WASHINGTON —As the Senate Commerce Committee begins work on a 2010 NASA authorization bill, science and space subcommittee chairman Sen. Bill Nelson (D-Fla.) is questioning whether $6 billion the U.S. space agency is seeking for developing a commercial crew taxis might be better spent on a heavy-lift rocket that could take humans beyond low Earth orbit.

Nelson told a NASA Kennedy Space Center-area audience March 19 that he expects U.S. President Barack Obama to “revamp his budget” and set specific goals for the nation’s human spaceflight program when he visits Florida April 15 to talk space.

“Now, if he doesn’t do that, it makes our job a little rougher,” said Nelson, speaking to a forum at Brevard Community College in Cocoa, Fla. “But I can tell you that we have a consensus that what we will do in the Senate at least is put money into aggressive [research and development] of a heavy lift [rocket],” Nelson said. “And to try to take parts that we already have — and obviously what we already have are parts of the Ares rocket — and utilize that as we start to develop this heavy lift capability.”

Nelson also said he hopes Congress will fund continued development of the Orion Crew Exploration Vehicle, or something like it. The Obama administration has marked Orion and its Ares 1 launcher for cancellation along with the rest of NASA’s Constellation program.

“It’s also my hope that we would get the funding in the budget that would continue the development of a spacecraft, call it Orion or Orion light or something completely different, but we’re going to do that,” Nelson said.

During a March 18 subcommittee hearing on U.S. commercial space capabilities, Nelson asked repeatedly about the $6 billion intended to fund commercial crew taxis proposed in Obama’s 2011 budget request for NASA.

“What would happen if Congress decided —  since the Congress controls the purse strings —  that we wanted to take the $6 billion projected by the president over the next five years and use that not for human certification of the commercial vehicles but instead to accelerate the [research and development] for a heavy-lift vehicle for the Mars program?” Nelson asked United Launch Alliance President and Chief Executive Officer Michael Gass , one of seven witnesses Nelson quizzed about NASA’s plan to outsource astronaut transportation to the private sector.

NASA’s 2011 budget request includes about a $500 million down payment on a five-year, $6 billion initiative to foster development of commercial crewed vehicles for the international space station. NASA also proposes to spend $3.1 billion through 2015 on a heavy-lift and propulsion research and development program. The White House has proposed paying for these and other initiatives by scrapping plans to go to the Moon and increasing NASA’s budget by $6 billion over the president’s previous five-year plan.

Earlier in the week NASA Administrator Charles Bolden said the agency’s 2011  budget plan balances a number of priorities neglected under previous administrations, including new heavy-lift propulsion research and development, commercial crew initiatives, technology demonstrations, Earth science missions and modernization of the nation’s air traffic control system.

“We should make no mistake that these are the drivers for NASA’s budget increase of $6 billion over the next five years,” Bolden said during a March 16 Washington Space Business Roundtable lunch in Oxon Hill , Md.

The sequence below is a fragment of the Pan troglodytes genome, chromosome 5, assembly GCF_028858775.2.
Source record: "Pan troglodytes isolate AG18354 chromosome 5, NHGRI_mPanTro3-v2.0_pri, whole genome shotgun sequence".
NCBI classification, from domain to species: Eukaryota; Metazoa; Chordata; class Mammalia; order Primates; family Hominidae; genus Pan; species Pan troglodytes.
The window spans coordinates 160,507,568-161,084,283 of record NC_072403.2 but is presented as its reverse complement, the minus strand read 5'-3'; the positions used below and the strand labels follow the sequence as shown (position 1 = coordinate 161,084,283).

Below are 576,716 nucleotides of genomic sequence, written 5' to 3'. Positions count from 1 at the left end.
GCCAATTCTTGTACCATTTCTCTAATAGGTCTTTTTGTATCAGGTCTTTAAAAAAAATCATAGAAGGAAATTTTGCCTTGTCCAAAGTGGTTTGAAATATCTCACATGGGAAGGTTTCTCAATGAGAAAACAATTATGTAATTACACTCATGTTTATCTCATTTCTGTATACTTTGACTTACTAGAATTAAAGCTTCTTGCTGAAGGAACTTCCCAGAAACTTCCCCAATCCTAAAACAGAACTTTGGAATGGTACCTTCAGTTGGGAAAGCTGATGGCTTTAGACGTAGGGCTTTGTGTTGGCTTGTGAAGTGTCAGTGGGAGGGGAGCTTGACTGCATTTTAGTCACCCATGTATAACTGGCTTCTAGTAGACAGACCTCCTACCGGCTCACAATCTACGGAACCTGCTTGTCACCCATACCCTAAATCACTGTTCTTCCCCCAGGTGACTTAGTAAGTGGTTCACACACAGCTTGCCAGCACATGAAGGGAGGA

Nelson  asked former NASA comptroller Malcolm Peterson how Congress can verify  whether NASA needs the entire proposed $6 billion to foster  a commercial crew transportation system over the next five years.

“I don’t think you can do so at this stage ,” he said. “Our history is not exactly one of unparalleled excellence in cost estimating … we manage to miss it usually by an order of magnitude or so.”

Nelson later asked Gwynne Shotwell, president of  Space Exploration Technologies (SpaceX), whether  fielding a crewed version of the Falcon 9-launched Dragon capsule the Hawthorne, Calif.-based company is getting ready to test for space station-bound cargo runs would require  the entire $6 billion NASA is seeking for the commercial crew initiative.

Shotwell said $6 billion would be enough for NASA to fund between five and 10 efforts of the magnitude SpaceX intends to propose.

Frank Culbertson, a former astronaut who is now a senior vice president  at Orbital Sciences Corp.,  said his Dulles, Va.-based employer is less optimistic than SpaceX about the number of crewed systems NASA could foster for $6 billion.

“We’ve looked at the previous systems that have been flown and we looked at how we develop spacecraft and what it takes to ensure they accomplish missions and to be safe and reliable,” said Culbertson, whose company stands to receive $1.9 billion from NASA to make eight cargo runs to the space station using the Taurus 2 rocket and Cygnus spacecraft now in development. SpaceX has promised NASA 12 cargo flights for $1.6 billion.

Culbertson said Orbital used cost models based in part on the space shuttle’s development to come up with a roughly $3 billion estimate for developing a 9,000-kilogram spacecraft capable of delivering three or four people to low Earth orbit. “Given today’s productivity and efficiencies that we have, we think the number could be significantly less than that, but at least that gives you an upper-bound on a conservative approach of what one company might need to do that level of development,” he said.

During the hearing, Nelson urged Obama to consider adding a fifth shuttle flight to the orbiters’ current manifest, comprised of four remaining logistics missions to the station by September this year .

“I would argue to the president to have a fifth shuttle flight,” he said.